I have my backyard bird blind setup about 8 feet from the posing trees.  Doing so allows me to fill the frame with these small birds at 400mm or less.  I am continualy amazed at how sharp this Tamron 150-600mm G2 lens is!  You could count the feathers on this thing if you wanted to!

Aperture-priority, 1/1,250 sec, f/6, ISO 3200, Compensation: +1, 350 mm

Hover over the image to see my camera settings.  Click the image to view it larger.

I have a video of my backyard birding setup planned, pleas be patient as I work through that.  I plan to share everything from how I setup feeders, posing trees, birdhouses, blind, tripod....everything.

This image was made using my Nikon D500, Tamron 150-600mm Lens, Sirui Tripod and PH-20 GImbal Head.

First Bluebirds of 2017

I've seen the bluebirds around the backyard this year, but this is the first time I've had the chance to photograph them.  They are already starting to protect the bluebird house and all looks good for them moving in soon.

Aperture-priority, 1/160 sec, f/5.6, ISO 1600, Compensation: +1, 300 mm

Hover over the image to view my camera settings.  Click the image to view it larger.

Here is the male having one of the mealworms from the feeder that is tucked inside that hollow log he is on.  Having the feeder, which is just the bottom of a water bottle I cut out and screwed inside this log, allows the birds to come where I want them to be, while still looking like a natural scene.

Luck played a bit of a part in this image.  This image was taken just a few moments before sunset on an overcast day, so light was getting pretty low.  Because of that, even at my widest aperture and an ISO of 1600 I was only able to get a shutter speed of 1/160th.  Getting a sharp image at 1/160th required a few things...first, I needed to be on a tripod, which I was, and secondly, the subject needed to sit perfectly still, which he did.  That's where luck comes in.  If this bird had moved in the slightest, the image would not have been sharp at 1/160th.  

Often times, I read comments from people that think their lens or camera has an issue when they are shooting a longer lens, like this 150-600mm lens, because their image isn't as sharp as they would like.  Most of the time the problem is more so with not using proper technique or paying attention to your camera settings.  Like I mentioned above, at 1/160th of a second if this bird moved a tiny bit the image would not be sharp.  That would have nothing to do with the lens or camera, but my shutter speed.  I did not really want to raise my ISO any higher, because I wanted as clean an image as possible.  I was aware of that when I was shooting and was banking on a little luck, which I got.

Image made with my Nikon D500, Tamron 150-600mm Gs Lens, Sirui Tripod and Gimbal Head.

The Bluebirds Have Fledged

So it appears last week that Dagwood and Blondie successfully fledged a group of young bluebirds.  I was excited that everything went good with this brood.  They have even slowly began building a new nest for the next bunch.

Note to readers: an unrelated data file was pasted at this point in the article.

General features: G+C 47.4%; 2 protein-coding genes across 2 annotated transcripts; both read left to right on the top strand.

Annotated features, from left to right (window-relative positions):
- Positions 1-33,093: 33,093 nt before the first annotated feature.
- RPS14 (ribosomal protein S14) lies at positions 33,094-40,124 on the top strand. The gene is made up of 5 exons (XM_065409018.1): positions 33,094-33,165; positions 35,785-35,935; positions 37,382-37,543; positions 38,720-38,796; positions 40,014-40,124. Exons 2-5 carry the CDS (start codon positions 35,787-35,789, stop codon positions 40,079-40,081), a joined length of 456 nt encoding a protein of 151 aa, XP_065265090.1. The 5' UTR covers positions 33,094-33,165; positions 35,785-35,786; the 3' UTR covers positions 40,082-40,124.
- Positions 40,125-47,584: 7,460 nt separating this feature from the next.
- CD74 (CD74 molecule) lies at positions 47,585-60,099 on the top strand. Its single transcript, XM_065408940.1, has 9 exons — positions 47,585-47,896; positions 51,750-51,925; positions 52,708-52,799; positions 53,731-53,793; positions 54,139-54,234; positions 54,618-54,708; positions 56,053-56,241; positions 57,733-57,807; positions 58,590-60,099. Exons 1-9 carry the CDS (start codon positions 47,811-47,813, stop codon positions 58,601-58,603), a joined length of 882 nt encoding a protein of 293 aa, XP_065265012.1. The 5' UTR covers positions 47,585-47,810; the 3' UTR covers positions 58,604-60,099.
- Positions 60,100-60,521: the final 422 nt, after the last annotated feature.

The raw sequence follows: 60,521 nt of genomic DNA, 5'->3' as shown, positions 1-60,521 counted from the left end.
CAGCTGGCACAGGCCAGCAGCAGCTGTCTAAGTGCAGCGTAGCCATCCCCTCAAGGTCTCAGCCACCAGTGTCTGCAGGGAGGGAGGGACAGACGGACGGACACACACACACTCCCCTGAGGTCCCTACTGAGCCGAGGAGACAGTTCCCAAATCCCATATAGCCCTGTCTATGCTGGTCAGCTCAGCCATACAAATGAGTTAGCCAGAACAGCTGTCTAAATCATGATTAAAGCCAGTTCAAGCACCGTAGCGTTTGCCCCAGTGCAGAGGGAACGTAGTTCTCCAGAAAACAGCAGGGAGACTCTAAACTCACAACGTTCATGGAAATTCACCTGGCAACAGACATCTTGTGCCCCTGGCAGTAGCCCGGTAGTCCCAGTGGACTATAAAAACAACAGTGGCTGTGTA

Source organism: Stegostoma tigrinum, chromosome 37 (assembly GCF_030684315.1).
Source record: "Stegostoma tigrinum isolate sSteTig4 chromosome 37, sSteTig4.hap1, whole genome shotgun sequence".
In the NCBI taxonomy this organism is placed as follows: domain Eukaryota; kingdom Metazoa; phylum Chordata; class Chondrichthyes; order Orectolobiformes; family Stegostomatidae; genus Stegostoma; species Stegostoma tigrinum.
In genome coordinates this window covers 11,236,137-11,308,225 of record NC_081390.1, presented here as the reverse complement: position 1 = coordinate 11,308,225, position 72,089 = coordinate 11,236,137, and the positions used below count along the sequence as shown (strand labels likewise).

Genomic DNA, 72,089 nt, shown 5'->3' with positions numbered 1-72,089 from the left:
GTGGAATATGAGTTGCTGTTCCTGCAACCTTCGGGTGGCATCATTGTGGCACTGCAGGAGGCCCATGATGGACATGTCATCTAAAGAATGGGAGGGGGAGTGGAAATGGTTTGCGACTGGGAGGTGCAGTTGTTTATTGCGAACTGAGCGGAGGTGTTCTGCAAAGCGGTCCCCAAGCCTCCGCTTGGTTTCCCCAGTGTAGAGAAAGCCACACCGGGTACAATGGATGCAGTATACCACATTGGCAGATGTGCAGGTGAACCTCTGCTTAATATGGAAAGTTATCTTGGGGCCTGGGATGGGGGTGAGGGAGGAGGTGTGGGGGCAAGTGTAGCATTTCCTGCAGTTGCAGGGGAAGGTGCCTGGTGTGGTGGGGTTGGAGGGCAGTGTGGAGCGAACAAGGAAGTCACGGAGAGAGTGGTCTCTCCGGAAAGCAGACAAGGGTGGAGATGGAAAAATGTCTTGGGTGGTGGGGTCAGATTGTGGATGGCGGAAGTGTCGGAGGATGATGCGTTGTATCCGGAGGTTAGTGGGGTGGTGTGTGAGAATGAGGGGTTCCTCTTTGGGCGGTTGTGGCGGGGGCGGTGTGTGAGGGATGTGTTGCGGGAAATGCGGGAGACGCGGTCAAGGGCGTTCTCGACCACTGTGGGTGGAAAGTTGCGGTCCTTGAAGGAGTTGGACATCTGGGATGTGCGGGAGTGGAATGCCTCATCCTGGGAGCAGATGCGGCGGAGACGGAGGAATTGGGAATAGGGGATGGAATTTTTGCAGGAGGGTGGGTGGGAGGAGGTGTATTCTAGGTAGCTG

I wanted to share a few of the images I was able to get just the day before they fledged.

This is Blondie feeding one of her chicks a delicious looking worm.  

Aperture Priority, F/8, 1/1,000th second, ISO 1600, 220mm

Here's the image just a second after the first.

Aperture Priority, F/8, 1/1,000th second, ISO 1600, 280mm

For these types of images I basically get my tripod set, then compose the scene and lock everything down tight so the camera doesn't move.  I'll set my aperture and then check to see if my shutter speed is fast enough and if not I will adjust my ISO until it is.  Then once I have everything locked down and the camera settings all dialed in, I wait.  Once I see one of the bluebirds flying to the box from across the yard, I hold the shutter button down until they reach the box.  It helps having 10 FPS.  

These images were created with a Nikon D500 and Tamron 150-600mm Lens.  I also used my Sirui Tripod and PH-20 Gimbal Head.

Bringing Home The Mealworms

If you follow me on Facebook, you'll see I posted a picture of the bluebird eggs hatching last week.  It was very exciting, because I really didn't know if they were going to hatch or not.  You can read the last blog post on that...

Well, since the eggs have hatched, feeding has picked up.  I took advantage of that yesterday and spent a little time trying to capture shots of Blondie and Dagwood flying in with food.  The babies are still too young to have their heads out of the box begging for food, but I think I still managed some pretty good shots.

Here is Dagwood bringing in food.  He spent most of the time hunting then delivering the food to Blondie, who stayed in the nest feeding babies.

Aperture Priority, F/8, ISO 800, 1/1600th second, 170mm

This is Blondie.  She only left the nest a few times to hunt.  She came out of the box a few times looking pretty rough.  Raising bluebird babies looked like a dirty job.

Aperture Priority, F/8, ISO 800, 1/1600th second, 320mm

These images were made with a Nikon D500 and Tamron 150-600mm Lens resting atop my Sirui tripod and PH-20 Gimbal Head.

Update on America's Favorite Bluebird Couple